Sojourner

April 3rd, 2009

 ”Those are the same stars, and that is the same moon, that look down upon your brothers and sisters, and which they see as they look up to them, though they are ever so far away from us, and each other.  ~Sojourner Truth

Isabella Baumfree was born a slave circa 1797 in New York.  She had several owners.  When she was owned by the Dumont family, she married Thomas who was also a slave.  They had five children.  After being freed under New York law, one of Isabella’s sons was sold as a slave in Alabama.  Isabella fought for his freedom and won.   

She had a religious conversion and became a traveling speaker and preacher.  Isabella changed her name to Sojourner Truth in 1843, as she believed the Holy Spirit instructed her to do so.  In spite of being unable to read or write, Sojourner Truth captured audiences.  She was a fiery evangelist and advocated for women’s rights and anti-slavery.  Sojourner Truth is recognized for her memoir The Narrative of Sojourner Truth.  She also gave a spirited speech that challenged the superiority of men to women, entitled “Ain’t I a Woman.”  Sojourner Truth was active during the Civil War, supporting black Union soldiers.  After the war, she traveled and preached on spiritual matters and advocated for equality for blacks and women.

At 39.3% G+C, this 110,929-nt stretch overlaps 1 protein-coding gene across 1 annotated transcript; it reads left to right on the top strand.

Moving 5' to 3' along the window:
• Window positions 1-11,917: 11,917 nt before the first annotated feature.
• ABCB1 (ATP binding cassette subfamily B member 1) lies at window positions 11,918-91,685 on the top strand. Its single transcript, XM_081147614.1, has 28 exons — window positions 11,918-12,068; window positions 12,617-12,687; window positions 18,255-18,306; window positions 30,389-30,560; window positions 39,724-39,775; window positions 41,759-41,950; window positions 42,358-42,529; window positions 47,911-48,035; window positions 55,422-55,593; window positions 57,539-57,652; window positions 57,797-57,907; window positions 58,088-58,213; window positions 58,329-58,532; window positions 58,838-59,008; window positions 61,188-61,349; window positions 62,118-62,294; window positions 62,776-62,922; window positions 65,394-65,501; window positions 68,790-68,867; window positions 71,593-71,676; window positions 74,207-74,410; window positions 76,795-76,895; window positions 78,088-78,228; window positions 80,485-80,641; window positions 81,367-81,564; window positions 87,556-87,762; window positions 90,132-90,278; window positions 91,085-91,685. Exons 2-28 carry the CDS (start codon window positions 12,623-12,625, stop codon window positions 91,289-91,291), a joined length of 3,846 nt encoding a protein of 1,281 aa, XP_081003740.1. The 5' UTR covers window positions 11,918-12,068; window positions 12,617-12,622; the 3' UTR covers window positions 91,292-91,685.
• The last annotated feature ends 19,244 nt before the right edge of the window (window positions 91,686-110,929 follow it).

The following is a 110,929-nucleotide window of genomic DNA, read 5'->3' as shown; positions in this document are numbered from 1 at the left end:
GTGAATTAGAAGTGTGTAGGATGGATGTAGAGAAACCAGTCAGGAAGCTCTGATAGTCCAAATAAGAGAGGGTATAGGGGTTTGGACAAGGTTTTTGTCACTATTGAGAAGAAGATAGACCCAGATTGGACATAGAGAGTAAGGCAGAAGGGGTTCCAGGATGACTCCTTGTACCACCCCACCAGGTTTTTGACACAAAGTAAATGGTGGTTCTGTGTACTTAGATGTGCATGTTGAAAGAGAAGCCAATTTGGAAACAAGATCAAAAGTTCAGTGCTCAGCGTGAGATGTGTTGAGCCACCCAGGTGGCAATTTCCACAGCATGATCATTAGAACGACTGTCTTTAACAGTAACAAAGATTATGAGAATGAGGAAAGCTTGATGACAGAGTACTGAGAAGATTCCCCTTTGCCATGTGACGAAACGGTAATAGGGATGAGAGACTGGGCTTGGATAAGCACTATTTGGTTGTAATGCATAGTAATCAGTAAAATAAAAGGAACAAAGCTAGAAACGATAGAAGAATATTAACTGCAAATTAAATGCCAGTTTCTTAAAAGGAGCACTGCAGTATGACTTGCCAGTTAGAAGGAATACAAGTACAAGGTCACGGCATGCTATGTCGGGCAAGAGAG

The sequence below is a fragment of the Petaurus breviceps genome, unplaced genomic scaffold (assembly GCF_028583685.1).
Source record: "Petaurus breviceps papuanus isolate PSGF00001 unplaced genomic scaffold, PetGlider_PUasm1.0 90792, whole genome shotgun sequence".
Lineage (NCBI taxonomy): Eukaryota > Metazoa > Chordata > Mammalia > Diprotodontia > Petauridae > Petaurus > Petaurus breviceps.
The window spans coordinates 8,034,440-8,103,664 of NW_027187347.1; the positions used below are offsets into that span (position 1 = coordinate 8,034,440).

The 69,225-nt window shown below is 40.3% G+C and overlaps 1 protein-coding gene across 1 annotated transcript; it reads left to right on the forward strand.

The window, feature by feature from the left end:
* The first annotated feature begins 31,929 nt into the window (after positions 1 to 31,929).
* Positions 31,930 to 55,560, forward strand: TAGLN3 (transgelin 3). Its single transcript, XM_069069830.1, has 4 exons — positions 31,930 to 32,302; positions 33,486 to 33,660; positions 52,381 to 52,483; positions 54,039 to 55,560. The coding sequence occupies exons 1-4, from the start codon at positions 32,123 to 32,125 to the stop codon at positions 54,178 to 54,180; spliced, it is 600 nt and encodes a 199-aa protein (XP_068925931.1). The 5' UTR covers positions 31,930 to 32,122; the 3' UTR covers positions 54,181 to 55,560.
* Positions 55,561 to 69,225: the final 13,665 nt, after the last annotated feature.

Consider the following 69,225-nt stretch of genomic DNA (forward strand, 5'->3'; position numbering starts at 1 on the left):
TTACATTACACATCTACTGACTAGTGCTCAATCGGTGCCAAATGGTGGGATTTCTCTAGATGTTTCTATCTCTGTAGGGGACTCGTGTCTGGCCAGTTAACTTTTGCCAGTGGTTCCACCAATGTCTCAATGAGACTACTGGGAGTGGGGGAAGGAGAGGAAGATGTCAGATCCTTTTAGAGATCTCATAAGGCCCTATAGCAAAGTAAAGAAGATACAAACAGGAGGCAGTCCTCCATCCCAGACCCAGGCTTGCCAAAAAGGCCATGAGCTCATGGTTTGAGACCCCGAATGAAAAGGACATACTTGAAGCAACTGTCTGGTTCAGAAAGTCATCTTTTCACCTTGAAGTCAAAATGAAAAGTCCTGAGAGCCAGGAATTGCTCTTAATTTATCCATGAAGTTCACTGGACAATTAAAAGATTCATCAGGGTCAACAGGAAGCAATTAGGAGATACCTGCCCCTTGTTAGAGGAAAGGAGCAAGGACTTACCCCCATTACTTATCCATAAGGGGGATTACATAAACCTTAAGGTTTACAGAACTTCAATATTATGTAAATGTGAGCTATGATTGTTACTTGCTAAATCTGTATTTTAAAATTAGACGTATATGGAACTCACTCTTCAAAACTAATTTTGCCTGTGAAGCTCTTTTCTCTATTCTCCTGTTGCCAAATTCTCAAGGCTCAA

The photograph of Sojourner Truth was taken circa 1864.  The photograph notes the name Brady in the lower left hand corner, the signature for Mathew Brady Studios.  In the lower right hand corner is the location of where the picture was taken – New York.  The photograph was taken inside.  Sojourner Truth is wearing a scarf on her head and layered in clothing, consisting of a blouse, vest, jacket, and skirt.  The jacket has bold stripes on the sleeves.  Sojourner Truth is wearing eye glasses and appears to be holding a speech.  The photograph is an albumen silver print, used until the 1890s as the best way to capture an image.  This method of photography consisted of the combination of egg whites and silver nitrate.  The photograph is now housed in the National Portrait Gallery.  

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